TSF’s 2012 Accomplishments

17 December 2012 – Our board and five staff, with the support of an army of volunteer expert advisors, partner organizations, private foundation partners, government agencies, and individual donors, have made 2012 a very successful year for The Sierra Fund.  We thought we would take this moment to share our accomplishments in pursuit of our mission.

As you know, The Sierra Fund’s mission is to increase and organize investment in the natural resources and communities of the Sierra Nevada region. We pursue our mission through:

  • Philanthropic Services to worthy projects and organizations,
  • Advocacy at the state and federal level for funding and programs needed here, and
  • Strategic Campaigns including our initiative to address mining’s enormous impacts on this region.


New Resources for the Sierra Nevada: We were thrilled to learn that we have been awarded $1.3 million from the River Parkways Program at the California Natural Resources Agency for two new projects in and around Nevada City.

The first will extend the existing Tribute Trail project, which TSF has sponsored and coordinated since 2009.  This new funding will allow us to build additional trail sections and a bridge to honor the Original People of the area, the Foothill Nisenan of the Nevada City Rancheria.  We will work with the Tribe to design the bridge and the educational signage that are part of this project.

The second grant is for acquisition of a small parcel on the border of the City that will allow further development of the Trail and create a small park with access to Deer Creek.

A third grant, awarded to the Bear Yuba Land Trust, will provide the final funds to acquire nearly 700 acres of land along and around the Middle Yuba River—matching funds The Sierra Fund raised for this project more than five years ago.  This project will be the culmination of many years of collective work by The Sierra Fund, Trust for Public Land, Bear Yuba Land Trust and others to secure this property for both recreational access and for watershed protection.

Art on the Trail: We are pleased to be serving as the fiscal sponsor for the new National Endowment for the Arts-funded environmental art project, ART OnSite, a collaboration between Nevada County Arts and other partners that built the Tribute Trail on Deer Creek.  By next September there will be original art installed on our new Trail!

Meadows Restoration: Starting this year and continuing in 2013, The Sierra Fund will be the fiscal sponsors of a joint project with American Rivers that has just received funding from the National Fish & Wildlife Foundation, “Economies Of Scale: Design & Permitting Meadow Restoration: West Slope project.”  This Project will advance six high-priority projects in the Hope Valley as well as in the American, Carson, Walker, and Truckee Watersheds through the design and permitting stages so that they are shovel-ready and can be included in proposals geared toward on-the-ground restoration, to build capacity in the region to more efficiently move meadow restoration project forward, and to assess and prioritize meadows for restoration in six watersheds.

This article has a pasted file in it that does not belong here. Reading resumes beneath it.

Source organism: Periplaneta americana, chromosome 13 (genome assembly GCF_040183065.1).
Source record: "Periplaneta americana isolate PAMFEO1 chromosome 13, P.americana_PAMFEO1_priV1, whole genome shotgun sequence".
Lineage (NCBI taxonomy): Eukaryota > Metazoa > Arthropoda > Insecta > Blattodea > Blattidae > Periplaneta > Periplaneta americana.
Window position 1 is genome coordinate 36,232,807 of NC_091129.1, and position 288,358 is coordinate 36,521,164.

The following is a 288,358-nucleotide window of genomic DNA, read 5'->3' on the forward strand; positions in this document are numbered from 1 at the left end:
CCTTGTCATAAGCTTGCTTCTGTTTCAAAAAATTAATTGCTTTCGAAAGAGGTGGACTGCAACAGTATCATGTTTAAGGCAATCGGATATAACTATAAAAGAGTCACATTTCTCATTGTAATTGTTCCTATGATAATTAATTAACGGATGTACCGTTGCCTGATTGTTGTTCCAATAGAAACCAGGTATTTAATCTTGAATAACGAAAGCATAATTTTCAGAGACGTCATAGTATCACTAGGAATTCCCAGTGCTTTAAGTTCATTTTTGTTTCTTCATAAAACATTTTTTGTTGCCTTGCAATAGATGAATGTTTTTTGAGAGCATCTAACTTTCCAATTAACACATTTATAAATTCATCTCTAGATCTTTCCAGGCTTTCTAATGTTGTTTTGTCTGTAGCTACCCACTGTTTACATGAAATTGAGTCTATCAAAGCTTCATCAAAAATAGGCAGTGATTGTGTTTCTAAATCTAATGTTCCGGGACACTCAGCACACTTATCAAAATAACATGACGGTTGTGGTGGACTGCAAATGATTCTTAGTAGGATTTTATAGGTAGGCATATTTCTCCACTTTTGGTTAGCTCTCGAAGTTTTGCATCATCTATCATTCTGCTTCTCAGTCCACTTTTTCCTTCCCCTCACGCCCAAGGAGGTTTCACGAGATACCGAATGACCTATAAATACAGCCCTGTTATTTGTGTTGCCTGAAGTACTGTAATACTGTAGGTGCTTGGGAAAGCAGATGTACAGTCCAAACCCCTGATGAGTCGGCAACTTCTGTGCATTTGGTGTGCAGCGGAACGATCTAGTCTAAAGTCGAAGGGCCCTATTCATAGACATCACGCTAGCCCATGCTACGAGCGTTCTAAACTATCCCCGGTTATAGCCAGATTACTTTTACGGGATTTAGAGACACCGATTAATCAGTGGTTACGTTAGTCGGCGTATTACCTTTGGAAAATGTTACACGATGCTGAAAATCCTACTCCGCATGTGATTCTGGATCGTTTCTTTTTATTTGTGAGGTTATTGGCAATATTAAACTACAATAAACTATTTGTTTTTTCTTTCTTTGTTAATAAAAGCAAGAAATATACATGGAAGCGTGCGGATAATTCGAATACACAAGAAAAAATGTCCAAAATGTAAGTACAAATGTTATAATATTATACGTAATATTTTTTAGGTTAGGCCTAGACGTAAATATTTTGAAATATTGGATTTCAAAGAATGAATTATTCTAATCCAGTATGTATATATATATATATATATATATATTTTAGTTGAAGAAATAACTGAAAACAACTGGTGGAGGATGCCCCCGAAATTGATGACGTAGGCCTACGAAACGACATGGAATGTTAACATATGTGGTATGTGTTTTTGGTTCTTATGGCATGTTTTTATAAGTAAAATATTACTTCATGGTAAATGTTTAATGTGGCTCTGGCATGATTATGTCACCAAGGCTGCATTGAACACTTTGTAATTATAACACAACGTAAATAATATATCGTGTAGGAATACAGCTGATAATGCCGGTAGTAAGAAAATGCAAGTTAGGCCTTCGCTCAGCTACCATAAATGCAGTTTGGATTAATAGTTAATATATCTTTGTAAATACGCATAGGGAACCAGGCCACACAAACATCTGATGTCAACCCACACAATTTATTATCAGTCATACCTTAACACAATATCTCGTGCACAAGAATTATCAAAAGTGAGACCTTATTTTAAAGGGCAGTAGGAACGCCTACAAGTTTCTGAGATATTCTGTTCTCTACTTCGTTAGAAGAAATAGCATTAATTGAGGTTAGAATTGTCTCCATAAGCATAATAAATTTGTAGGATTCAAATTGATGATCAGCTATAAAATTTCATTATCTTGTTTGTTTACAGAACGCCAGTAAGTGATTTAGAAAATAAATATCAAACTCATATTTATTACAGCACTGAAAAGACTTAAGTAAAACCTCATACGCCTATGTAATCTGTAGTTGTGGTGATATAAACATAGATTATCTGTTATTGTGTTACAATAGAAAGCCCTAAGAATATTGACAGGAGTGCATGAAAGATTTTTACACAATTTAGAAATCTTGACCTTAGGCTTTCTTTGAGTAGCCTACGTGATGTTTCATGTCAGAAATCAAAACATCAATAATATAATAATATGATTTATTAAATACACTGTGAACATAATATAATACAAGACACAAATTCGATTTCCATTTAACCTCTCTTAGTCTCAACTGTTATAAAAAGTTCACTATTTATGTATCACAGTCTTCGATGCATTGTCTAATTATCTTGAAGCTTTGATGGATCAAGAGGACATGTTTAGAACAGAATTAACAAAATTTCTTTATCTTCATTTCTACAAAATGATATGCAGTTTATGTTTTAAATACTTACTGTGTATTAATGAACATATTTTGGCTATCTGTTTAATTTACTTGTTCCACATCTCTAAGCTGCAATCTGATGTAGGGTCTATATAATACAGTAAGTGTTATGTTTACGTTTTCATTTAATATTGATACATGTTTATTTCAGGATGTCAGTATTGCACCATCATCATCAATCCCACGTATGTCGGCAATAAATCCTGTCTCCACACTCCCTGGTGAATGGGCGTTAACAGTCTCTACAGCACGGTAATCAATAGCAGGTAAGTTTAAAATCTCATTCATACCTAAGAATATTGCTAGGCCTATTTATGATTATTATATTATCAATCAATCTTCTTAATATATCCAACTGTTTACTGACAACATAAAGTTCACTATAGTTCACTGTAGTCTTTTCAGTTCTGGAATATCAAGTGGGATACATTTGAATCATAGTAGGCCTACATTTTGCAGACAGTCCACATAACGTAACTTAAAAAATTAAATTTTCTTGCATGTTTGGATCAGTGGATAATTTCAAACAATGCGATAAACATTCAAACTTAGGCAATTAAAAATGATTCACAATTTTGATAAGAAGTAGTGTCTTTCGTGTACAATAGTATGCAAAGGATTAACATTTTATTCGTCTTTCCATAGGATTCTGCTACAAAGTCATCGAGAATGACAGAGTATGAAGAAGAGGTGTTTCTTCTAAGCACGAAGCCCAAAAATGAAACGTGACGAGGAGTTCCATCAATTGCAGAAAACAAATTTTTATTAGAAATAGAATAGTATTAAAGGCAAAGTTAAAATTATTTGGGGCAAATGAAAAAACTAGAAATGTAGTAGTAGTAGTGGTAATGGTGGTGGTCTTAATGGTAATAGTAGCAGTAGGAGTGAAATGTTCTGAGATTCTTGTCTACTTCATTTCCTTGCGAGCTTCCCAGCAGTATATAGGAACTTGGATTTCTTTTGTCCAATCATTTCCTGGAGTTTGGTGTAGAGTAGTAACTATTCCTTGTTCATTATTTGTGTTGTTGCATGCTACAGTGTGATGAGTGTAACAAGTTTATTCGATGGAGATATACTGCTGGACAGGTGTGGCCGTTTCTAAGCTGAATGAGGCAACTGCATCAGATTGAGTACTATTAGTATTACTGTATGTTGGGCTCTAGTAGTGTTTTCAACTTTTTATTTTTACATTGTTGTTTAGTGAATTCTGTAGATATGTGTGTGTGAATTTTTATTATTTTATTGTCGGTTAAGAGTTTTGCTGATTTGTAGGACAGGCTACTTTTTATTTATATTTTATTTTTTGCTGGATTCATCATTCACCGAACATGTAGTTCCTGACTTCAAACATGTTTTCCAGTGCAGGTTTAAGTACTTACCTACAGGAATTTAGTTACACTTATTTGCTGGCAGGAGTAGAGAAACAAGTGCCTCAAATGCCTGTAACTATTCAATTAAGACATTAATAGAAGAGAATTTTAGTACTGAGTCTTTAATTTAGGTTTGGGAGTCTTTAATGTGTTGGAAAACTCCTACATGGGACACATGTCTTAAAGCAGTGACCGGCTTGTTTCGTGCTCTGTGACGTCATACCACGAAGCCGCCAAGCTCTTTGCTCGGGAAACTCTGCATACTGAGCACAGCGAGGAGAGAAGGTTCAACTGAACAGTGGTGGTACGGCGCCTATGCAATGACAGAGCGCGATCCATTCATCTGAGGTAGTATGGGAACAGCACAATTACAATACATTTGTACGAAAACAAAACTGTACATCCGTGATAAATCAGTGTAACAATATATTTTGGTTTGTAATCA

Reforming Mining in California: As we have made progress in identifying methods for remediating California’s 47,000 abandoned mines we have also begun working to reform how mining is done in the state today.

  • We led the effort to secure a more permanent moratorium on suction dredge mining – and hope to finish that work in 2013.
  • We worked with leaders in the Capitol to begin reform of the state’s mining law and are looking forward to doing more in 2013.
  • We developed “Green Solution Profiles” of  six different mining operations, and began working on a larger document to be published next year that provides specific ideas on how to promote responsible “green mining” in our state.


Reclaiming the Sierra:  Green $olutions to Abandoned Mines: We convened our second major mining conference in May, bringing together an unlikely combination of experts from doctors to lawyers to Tribal representatives and scientists.

More than 200 people participated in the three day event that included technical workshops, tours of abandoned and remediated mines, and a roll-out of The Sierra Fund’s new framework for action, our “Green $olutions to Abandoned Mines” strategy.

At the conference, we honored three significant partners in our work as “Sierra Crest Leaders” including:  retired water board scientist Rick Humphreys for his work in our Mining Working Group; Leaf Hillman and the Karuk Tribe for their long effort to reform suction dredge mining; and Sierra District Superintendent Marilyn Linkem and State Parks for their partnership in our Humbug Creek Assessment Project.  And, we awarded prizes to three CSU Chico students for the best posters of the 15 submitted to our Science Poster Competition.

Making Progress at Malakoff Diggins State Historic Park: The Sierra Fund staff, with partners from State Parks, CSU Chico, CA Department of Toxic Substances Control (DTSC), EPA Region 9 and other agencies, began taking samples and analyzing data as part of our Humbug Creek Watershed Assessment Project.  This Project, funded by the Sierra Nevada Conservancy, Bella Vista Foundation and the Rose Foundation for Communities and the Environment, aims to create a management plan that will address the water quality challenges posed by this huge abandoned hydraulic mine.  We led tours of our project for the Directors of State Parks and DTSC, the EPA Region 9 Administrator, and leaders from a variety of government and non-profit organizations.  In 2013 we will work with nearly a dozen CSU Chico students and other partners to finalize our assessment and begin developing a management strategy for the Park.